Shop at different stores each week. Ideally, you'll save the most if you shop at two to three stores on a weekly basis and purchase only those items that are on exceptional sales plus produce and milk. This might seem time-consuming and overwhelming, especially if you're used to only shopping at one store each week. It really doesn't have to take that much extra time, though, and you don't need to shop at five or eight stores every week in order to see incredible savings. In fact, I rarely shop at more than three stores in a week. I usually stop at either Aldi and/or Dillon's (a Kroger affiliate) and then shop at either the health food store (to look for markdowns), Walmart, Target, or Dollar Tree.
I don't think I've ever gone to all six stores in one week, and I rarely spend more than two hours total grocery shopping in any given week. When planning my menu and grocery list, I just briefly glance through the ads and coupon match-ups online for all six stores and also take into consideration my schedule for the week and what other errands I need to run (I often will combine a quick shopping trip with another errand in order to save fuel and time) and then decide which store(s) I'll shop at that week. So a typical month of shopping may look something like this:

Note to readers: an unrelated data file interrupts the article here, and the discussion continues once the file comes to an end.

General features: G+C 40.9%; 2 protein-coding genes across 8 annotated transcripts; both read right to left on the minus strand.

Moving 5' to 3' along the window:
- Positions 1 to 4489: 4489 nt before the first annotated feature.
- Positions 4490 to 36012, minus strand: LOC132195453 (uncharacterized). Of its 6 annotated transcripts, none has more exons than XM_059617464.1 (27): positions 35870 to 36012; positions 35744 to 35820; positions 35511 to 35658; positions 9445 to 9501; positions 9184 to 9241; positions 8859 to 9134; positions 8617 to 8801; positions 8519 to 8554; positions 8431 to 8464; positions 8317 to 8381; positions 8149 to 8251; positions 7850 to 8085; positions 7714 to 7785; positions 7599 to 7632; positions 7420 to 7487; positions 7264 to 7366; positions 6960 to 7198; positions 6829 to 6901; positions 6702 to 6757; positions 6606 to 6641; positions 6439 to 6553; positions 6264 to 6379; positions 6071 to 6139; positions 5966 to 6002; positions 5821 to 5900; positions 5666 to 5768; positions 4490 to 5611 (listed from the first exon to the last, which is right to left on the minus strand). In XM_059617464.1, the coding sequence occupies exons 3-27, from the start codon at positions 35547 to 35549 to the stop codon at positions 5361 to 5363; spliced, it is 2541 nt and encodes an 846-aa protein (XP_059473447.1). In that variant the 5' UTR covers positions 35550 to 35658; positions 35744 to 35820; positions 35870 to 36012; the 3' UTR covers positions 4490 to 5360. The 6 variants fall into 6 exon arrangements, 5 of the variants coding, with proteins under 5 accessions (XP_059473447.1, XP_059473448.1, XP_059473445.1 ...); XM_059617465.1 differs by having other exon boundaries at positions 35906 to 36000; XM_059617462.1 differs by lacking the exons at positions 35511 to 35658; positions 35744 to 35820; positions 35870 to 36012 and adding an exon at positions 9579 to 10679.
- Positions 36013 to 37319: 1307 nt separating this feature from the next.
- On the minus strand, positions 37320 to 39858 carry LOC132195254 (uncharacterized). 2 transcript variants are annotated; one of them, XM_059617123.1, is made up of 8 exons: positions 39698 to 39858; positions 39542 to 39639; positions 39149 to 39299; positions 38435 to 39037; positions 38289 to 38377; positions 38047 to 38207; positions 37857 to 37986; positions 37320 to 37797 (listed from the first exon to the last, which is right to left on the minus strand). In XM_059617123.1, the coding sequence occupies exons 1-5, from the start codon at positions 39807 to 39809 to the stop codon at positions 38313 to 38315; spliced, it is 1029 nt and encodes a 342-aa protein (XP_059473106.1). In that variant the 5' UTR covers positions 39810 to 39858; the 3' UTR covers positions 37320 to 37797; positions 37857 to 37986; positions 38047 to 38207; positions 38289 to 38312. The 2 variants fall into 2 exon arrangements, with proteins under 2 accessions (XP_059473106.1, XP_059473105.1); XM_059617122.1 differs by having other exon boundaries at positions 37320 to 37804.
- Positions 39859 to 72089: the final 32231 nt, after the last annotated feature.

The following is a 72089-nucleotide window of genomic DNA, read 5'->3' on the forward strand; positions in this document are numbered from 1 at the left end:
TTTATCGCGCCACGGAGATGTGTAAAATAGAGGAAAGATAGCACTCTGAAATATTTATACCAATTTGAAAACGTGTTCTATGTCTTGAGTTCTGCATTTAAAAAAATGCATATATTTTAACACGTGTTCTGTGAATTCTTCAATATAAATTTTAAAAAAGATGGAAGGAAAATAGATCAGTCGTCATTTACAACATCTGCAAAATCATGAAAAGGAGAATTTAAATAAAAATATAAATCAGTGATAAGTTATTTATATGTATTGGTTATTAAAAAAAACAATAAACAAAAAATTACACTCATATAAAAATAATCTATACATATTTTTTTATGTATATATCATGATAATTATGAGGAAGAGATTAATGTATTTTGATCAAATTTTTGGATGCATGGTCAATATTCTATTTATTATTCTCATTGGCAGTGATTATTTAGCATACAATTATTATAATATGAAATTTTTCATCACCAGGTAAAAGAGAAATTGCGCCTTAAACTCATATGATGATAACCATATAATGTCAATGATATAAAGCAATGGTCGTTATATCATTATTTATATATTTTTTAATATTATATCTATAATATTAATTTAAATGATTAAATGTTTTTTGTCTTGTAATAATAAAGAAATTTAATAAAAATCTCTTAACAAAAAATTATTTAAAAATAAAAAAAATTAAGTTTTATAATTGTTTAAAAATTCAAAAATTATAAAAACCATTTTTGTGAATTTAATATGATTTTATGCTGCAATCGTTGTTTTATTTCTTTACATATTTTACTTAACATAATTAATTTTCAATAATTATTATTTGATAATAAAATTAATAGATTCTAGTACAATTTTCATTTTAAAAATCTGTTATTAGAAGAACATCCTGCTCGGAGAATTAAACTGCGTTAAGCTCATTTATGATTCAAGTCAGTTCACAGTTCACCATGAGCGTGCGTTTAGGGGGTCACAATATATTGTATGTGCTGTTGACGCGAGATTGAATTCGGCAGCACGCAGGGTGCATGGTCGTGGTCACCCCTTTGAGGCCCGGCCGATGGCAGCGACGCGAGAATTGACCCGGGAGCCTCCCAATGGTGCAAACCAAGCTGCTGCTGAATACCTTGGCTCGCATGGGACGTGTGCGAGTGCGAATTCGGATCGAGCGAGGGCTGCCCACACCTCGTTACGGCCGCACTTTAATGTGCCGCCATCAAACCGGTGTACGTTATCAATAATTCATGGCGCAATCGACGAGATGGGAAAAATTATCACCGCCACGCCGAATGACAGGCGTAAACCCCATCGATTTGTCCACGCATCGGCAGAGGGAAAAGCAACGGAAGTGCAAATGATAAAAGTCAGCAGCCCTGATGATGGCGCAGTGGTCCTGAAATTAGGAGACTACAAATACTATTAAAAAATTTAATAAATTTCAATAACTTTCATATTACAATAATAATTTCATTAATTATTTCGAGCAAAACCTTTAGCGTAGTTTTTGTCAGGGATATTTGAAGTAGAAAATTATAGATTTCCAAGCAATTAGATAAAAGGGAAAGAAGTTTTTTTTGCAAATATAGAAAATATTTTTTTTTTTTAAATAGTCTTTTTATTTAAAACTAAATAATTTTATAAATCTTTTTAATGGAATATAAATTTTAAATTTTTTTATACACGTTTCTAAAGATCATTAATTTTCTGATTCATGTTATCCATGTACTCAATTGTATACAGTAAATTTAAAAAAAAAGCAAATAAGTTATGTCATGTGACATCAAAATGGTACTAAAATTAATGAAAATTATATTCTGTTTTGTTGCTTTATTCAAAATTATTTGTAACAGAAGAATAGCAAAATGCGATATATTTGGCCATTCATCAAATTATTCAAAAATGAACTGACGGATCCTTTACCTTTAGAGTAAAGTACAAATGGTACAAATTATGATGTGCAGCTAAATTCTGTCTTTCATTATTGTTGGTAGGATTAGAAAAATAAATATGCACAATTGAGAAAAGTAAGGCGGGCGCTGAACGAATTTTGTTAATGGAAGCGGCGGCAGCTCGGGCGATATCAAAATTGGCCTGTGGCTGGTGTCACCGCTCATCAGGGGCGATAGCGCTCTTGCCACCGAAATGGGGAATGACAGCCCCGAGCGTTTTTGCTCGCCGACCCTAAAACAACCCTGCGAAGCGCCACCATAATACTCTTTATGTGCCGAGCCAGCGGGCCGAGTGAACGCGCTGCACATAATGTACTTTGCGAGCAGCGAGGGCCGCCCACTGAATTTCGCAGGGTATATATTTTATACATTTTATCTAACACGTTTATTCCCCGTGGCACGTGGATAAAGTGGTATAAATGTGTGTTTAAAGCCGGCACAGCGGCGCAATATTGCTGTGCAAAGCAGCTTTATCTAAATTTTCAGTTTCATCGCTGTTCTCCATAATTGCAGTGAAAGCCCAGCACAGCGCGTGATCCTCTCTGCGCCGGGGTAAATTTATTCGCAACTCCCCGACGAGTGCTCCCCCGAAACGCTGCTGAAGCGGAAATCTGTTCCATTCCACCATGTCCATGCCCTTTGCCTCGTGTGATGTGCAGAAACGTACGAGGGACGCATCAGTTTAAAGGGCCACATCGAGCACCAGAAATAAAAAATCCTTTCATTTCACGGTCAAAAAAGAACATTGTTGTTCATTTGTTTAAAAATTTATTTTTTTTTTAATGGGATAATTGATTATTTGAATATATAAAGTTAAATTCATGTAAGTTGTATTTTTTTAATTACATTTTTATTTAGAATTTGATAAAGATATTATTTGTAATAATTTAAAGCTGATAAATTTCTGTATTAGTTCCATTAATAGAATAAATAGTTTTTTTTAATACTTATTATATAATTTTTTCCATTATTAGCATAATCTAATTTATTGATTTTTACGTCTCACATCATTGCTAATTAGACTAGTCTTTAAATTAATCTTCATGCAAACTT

• Week 1: Aldi, health food store, Target
• Week 2: Dillon's, Walmart
• Week 3: Aldi, health food store
• Week 4: Dillon's, Dollar Tree
By rotating what stores I shop at each week, I'm able to take advantage of deals that are available only at that particular store and stock up on enough to last us until I head back to that store again. For instance, our Dollar Tree carries Nature's Own bread, hamburger buns, hot dog buns, and Cinnamon Swirl Bread for just $1 per loaf. This is the best price available on high-quality sandwich bread and buns in our area, so I stop at least once each month and buy enough to last us for the next four weeks. I stick the bread in the freezer, and we use it as needed.
If the thought of shopping at more than one store each week is overwhelming to you, never fear! Just start by picking two stores that consistently have the best deals and then rotate shopping at one of them per week based upon which has the best weekly deals.
Plan a Weekly Menu to Save on Groceries